There are many misconceptions about addiction and who it impacts. However, addiction can happen to anyone. It is a disease that can be treated, and it does not define who you are. Addiction is not a choice. According to Dr. Yngvild Olsen, director for the Center for Substance Abuse Treatment at the Substance Abuse and Mental Health Services Administration in Rockville, Maryland, "People often do not fully understand the risk factors for the disease, including that about 50% of that risk is genetic.” This means there are genes that could be passed down from family members which increase a person's risk for substance abuse. It can also start out as drinking socially with your battle buddies to unwind or taking prescription drugs to get better sleep after a long day of training. Your brain can get used to these substances which require more of them to have the same effect. Before you know it, you may feel like you can't function without it.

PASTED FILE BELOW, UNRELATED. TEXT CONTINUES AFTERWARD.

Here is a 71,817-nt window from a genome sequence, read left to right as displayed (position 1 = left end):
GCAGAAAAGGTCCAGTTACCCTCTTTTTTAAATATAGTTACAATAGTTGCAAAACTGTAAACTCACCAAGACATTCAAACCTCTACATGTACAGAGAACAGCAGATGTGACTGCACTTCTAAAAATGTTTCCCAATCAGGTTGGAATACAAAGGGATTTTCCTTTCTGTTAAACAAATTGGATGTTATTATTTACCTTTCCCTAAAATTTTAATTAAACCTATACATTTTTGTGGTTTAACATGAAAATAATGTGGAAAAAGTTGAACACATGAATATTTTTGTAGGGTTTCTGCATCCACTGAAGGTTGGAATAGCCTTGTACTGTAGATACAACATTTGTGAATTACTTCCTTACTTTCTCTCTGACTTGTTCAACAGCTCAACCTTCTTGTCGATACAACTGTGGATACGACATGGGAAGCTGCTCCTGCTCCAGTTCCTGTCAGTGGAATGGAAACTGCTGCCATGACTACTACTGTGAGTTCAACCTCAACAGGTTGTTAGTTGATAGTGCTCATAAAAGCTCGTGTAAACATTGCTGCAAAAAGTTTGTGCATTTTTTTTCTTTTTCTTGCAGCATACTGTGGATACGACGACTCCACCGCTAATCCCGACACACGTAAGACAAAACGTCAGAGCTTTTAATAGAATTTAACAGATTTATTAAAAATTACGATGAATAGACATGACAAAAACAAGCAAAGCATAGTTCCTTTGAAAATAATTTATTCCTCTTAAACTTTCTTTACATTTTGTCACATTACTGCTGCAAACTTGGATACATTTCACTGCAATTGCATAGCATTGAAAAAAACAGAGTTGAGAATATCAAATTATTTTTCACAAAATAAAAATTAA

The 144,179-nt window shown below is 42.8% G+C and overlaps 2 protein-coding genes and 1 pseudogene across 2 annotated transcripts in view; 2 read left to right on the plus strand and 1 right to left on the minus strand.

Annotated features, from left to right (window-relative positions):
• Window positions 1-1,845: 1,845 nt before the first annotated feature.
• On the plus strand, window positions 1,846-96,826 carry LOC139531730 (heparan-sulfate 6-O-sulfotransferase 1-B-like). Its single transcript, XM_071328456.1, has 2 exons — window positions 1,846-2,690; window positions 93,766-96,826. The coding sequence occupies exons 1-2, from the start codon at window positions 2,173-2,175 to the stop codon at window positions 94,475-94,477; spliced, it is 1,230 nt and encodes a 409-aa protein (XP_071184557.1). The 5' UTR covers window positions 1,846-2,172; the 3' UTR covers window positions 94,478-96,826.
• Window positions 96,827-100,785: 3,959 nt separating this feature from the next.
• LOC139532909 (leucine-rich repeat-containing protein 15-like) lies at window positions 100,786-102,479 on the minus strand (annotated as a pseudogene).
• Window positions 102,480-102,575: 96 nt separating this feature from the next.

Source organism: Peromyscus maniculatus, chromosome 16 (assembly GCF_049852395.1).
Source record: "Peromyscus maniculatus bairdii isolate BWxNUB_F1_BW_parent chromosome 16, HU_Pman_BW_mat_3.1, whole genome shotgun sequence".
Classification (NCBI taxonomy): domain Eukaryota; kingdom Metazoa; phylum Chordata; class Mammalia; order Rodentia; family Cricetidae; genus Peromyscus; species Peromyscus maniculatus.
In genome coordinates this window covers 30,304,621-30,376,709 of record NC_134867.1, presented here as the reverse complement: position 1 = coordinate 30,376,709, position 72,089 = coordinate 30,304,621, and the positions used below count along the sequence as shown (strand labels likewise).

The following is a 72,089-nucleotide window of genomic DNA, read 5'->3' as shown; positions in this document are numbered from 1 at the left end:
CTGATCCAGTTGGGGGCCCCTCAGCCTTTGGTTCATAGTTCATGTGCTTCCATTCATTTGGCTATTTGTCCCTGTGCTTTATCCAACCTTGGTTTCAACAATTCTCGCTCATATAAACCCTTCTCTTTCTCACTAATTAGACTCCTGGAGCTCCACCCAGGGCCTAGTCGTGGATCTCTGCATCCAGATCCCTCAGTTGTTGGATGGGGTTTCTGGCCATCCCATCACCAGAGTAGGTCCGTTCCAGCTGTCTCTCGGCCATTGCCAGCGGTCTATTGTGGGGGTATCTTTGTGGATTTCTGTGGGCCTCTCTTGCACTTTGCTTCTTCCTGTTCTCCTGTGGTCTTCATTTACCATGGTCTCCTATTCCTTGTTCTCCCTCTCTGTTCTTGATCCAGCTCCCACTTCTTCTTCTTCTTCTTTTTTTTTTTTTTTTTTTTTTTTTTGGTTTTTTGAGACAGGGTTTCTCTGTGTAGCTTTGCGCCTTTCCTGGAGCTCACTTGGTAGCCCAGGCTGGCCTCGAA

Relapse is not a weakness. Seeking treatment after years of not having any substance use is common and does not reflect an individual's willpower or desire to get better. It is important for friends and Family to show support in an effective manner. Dr. Steven Ramos, a military Veteran and assistant clinical director at American Addiction Center's River Oak Treatment Center in Riverview, Florida, suggests avoiding critical comments such as ''... oh, you're going to rehab again?" Instead, say something like "You're going to rehab, and this could be the time you win, this could be the time you get healthy.”
Recovery is possible. There is no one treatment plan that works for everyone. There are options that vary from behavioral therapy and rehabilitation programs to counseling. The Army Substance Abuse Program at https://www.armyresilience.army.mil/ASAP has informative resources for Soldiers and Family members.
"Often, hope gets lost in the midst of addiction, but there are a lot of people who are ready to help,” said Olsen. You can overcome addiction, it's a matter of finding what works for you.
Remember, addiction can happen to anyone.
Don't let the stigma deter you from seeking help. "I would encourage the patients to understand that this disease does not indicate their worth as a human being,” Ramos said.